The CMP Review — Week of June 10

The CMP Review — Week of June 10

June 10, 2024

“We have the one thing to offer which the whole world wants, an absolutely effective system of education, covering the whole nature of a child, the whole life of man.” (Charlotte Mason, PR23, p. 811)


June 11, 2024

“How hard it is to tread in the footsteps of the great,” wrote Essex Cholmondeley. This time, however, she was not writing in her beloved biography of Charlotte Mason. Instead, she was writing in the “memories” issue of The Parents’ Review of May 1952.

Who had to tread in great footsteps? Miss Ellen Parish, who succeeded Miss Mason as the second principal of the House of Education. Cholmondeley describes the path Parish chose: “carrying on Miss Mason’s work in Miss Mason’s way.”

This week we continue our series from the “memories” issue with Cholmondeley’s recollections of the House of Education under E. A. Parish. Many people have wondered what life was like at this training college established by Miss Mason. This article gives us a bit of a picture.

But it gives us more than this. Cholmondeley can’t help but remind us of timeless truths along the way. “There has never been an educated person,” she reasons, “because education is not an achievement, it is a life to be lived.” Reason and remember with Mason’s biographer here.


June 12, 2024

Does your family have any pets?

Reverend Alfred Thornley, the clergyman naturalist who examined the nature notebooks of Charlotte’s teaching students, addresses parents on why children’s pets are an important topic in Nature Study. He also notes ways to keep your child caring for and not neglecting his pet.

If you’re interested in the how and why pets help children grow, read or listen to “Nature Study in the Home.”


June 13, 2024

One of my favorite flowers is the spiderwort. The purple petals sparkle and shine in a way that cannot be seen in a photo. The anthers shine as if they were fireflies that never go out. And the grasslike leaves bend in distinctive arches with their own pale sheen. The appearance of these celebrations of color and geometry is a highlight of my spring.

The rest of the year, on the other hand, my son is fascinated by a winter weed that he has dubbed “the saber plant.” Thin, curved leaves hang down from the stem as if a man were holding a saber in each hand, crossed at his waist. When we behold a field of saber plants, it is a magnificent army poised for war.

The identity of the saber plant has eluded us. I always thought someday we would “just happen” to recognize its spring or summertime form. The other day I was looking at the arched leaves of my beloved spiderwort and I thought I saw something. Was it the arch of a curved sword?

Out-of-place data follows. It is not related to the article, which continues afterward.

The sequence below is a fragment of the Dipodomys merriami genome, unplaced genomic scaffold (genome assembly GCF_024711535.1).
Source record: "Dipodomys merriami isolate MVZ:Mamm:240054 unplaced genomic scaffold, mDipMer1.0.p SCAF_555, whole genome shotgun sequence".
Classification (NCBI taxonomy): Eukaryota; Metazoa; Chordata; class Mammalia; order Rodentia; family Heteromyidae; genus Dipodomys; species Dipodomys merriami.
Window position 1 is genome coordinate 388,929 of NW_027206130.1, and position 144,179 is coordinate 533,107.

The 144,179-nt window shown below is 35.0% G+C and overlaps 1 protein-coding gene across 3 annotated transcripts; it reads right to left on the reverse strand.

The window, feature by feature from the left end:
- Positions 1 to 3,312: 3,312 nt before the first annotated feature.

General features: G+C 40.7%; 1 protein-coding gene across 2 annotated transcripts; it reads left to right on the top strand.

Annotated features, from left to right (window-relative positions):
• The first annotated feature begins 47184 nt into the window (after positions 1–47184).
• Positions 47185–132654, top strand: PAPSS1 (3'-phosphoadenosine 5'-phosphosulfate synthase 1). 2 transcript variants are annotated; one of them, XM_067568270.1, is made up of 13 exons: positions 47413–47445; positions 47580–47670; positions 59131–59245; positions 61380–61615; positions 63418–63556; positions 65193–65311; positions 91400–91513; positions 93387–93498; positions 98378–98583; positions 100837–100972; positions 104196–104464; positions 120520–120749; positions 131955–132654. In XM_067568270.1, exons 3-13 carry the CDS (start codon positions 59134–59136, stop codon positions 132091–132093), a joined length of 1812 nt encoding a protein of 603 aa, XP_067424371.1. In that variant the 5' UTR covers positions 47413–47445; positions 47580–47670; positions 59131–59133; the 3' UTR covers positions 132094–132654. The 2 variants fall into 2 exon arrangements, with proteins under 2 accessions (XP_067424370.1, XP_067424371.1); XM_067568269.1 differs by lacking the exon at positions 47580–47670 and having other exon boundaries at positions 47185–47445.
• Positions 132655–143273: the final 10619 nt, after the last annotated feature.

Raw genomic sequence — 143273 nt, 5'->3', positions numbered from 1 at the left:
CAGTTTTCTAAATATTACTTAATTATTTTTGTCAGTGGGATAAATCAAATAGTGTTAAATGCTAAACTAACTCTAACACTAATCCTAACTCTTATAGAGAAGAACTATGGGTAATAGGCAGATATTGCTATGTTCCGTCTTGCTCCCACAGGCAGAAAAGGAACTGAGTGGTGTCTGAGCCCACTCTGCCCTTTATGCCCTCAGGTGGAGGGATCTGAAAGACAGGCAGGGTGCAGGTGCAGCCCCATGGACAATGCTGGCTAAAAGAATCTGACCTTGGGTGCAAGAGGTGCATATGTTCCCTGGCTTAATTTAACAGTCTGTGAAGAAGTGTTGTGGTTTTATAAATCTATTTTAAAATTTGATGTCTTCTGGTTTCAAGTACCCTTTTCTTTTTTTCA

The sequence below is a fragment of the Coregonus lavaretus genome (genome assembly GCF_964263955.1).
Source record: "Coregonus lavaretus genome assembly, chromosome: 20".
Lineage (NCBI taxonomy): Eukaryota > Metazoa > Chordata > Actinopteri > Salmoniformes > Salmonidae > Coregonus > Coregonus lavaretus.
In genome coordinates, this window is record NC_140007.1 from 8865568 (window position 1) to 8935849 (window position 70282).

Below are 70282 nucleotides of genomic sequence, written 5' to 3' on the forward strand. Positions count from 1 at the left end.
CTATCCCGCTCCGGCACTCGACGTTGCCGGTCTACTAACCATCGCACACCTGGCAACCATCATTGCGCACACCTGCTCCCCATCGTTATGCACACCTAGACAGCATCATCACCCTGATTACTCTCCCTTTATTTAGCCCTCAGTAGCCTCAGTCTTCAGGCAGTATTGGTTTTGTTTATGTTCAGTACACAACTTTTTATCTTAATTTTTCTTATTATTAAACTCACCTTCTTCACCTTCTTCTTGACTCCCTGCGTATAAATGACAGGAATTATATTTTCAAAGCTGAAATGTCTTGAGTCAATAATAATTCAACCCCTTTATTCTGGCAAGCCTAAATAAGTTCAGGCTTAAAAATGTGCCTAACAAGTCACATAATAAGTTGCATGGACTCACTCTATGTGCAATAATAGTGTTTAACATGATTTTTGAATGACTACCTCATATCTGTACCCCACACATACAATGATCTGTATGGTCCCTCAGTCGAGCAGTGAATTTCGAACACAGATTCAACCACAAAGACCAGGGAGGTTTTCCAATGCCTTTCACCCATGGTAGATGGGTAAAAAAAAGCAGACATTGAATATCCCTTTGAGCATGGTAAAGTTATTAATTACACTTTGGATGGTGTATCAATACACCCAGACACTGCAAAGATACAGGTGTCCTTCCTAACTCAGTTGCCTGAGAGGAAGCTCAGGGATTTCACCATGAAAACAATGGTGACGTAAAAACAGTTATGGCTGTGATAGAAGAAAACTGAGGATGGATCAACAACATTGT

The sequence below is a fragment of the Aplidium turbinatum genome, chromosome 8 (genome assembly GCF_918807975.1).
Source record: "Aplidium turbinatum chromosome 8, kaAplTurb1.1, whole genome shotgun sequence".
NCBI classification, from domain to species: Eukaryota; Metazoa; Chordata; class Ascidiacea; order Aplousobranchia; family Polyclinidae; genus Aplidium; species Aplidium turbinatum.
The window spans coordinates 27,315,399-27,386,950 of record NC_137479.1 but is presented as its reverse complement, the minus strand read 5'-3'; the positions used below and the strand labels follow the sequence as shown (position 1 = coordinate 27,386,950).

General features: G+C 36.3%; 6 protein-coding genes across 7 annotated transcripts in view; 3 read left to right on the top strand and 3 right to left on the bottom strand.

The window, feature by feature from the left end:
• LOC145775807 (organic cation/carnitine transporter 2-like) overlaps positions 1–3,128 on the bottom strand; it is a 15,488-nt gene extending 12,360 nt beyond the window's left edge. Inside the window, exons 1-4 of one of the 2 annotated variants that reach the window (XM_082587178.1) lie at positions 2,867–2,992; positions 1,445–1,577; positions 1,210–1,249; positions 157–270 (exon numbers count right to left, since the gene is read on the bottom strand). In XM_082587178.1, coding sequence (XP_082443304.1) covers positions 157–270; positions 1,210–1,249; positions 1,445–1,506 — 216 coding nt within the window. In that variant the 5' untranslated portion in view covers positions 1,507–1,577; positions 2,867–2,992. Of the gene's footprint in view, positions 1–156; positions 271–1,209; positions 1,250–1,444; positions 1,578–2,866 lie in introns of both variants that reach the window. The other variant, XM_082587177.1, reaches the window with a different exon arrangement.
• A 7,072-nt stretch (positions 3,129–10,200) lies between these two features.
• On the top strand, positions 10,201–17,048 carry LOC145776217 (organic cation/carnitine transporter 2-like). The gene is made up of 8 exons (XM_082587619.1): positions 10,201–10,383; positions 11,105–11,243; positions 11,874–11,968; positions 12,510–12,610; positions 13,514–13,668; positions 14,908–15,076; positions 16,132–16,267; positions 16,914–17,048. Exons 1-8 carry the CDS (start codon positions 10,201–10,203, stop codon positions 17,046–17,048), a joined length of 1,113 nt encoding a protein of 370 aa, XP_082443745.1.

On Friday we plan to head out to the fields where we know the saber plant dwells. Will we find spiderworts in their place? “That would be quite the plot twist,” my son said. But then, it would not be the first time that he and I began on separate journeys only to arrive at the same place. When left to themselves to wander, that’s often what friends do.


June 14, 2024

Two of our absolute favourite things, together!

What favourite things are you seeing these days?


June 15, 2024

Building and curating a home library does not have to cost a fortune. Most of our books are library discards or thrift store finds. Earlier this week, I was at a thrift store and noticed a bin of books. I thought to myself, “Do I really feel like rummaging through this?” But curiosity got the best of me, and I started digging through the bin. I ended up with 10 books, and I only paid $1 for all of them. This is how you build a large home library—one 10 books/$1 Rubbermaid tub at a time.

As Charlotte Mason wrote, “One more thing is of vital importance; children must have books, living books; the best are not too good for them; anything less than the best is not good enough; and if it is needful to exercise economy, let go everything that belongs to soft and luxurious living before letting go the duty of supplying the books, and the frequent changes of books, which are necessary for the constant stimulation of the child’s intellectual life.”

I would venture most of us are on some form of budget, and what you see in our library has been accumulated over many years. We’ve paid less than a dollar for most books, and some have even come to us for free. Supplying our children with the best living books we can find has always been a top priority. We let go of other “soft and luxurious living… before letting go the duty of supplying the books.”


June 16, 2024

“Doom to you, Chorazin! Doom, Bethsaida! If Tyre and Sidon had seen half of the powerful miracles you have seen, they would have been on their knees in a minute.” With these words, Eugene Peterson captured the sense of Christ’s words in Matthew 11:21 and Luke 10:13.

Today, “the exact location of Chorazin is unknown, but it clearly was near the northwest corner of the Lake of Galilee,” explains Ralph Earle. “Its very disappearance is a testimony to Christ’s judgment on it. The same can be said for Bethsaida, which was located on the east bank of the Jordan River where it flows into the Lake.”

In her poem on this passage, Charlotte Mason wrestles with the implications of this passage. Does the Lord judge cities as well as individuals? History seems to provide our answer. Read or hear Mason’s thought-provoking poem here.


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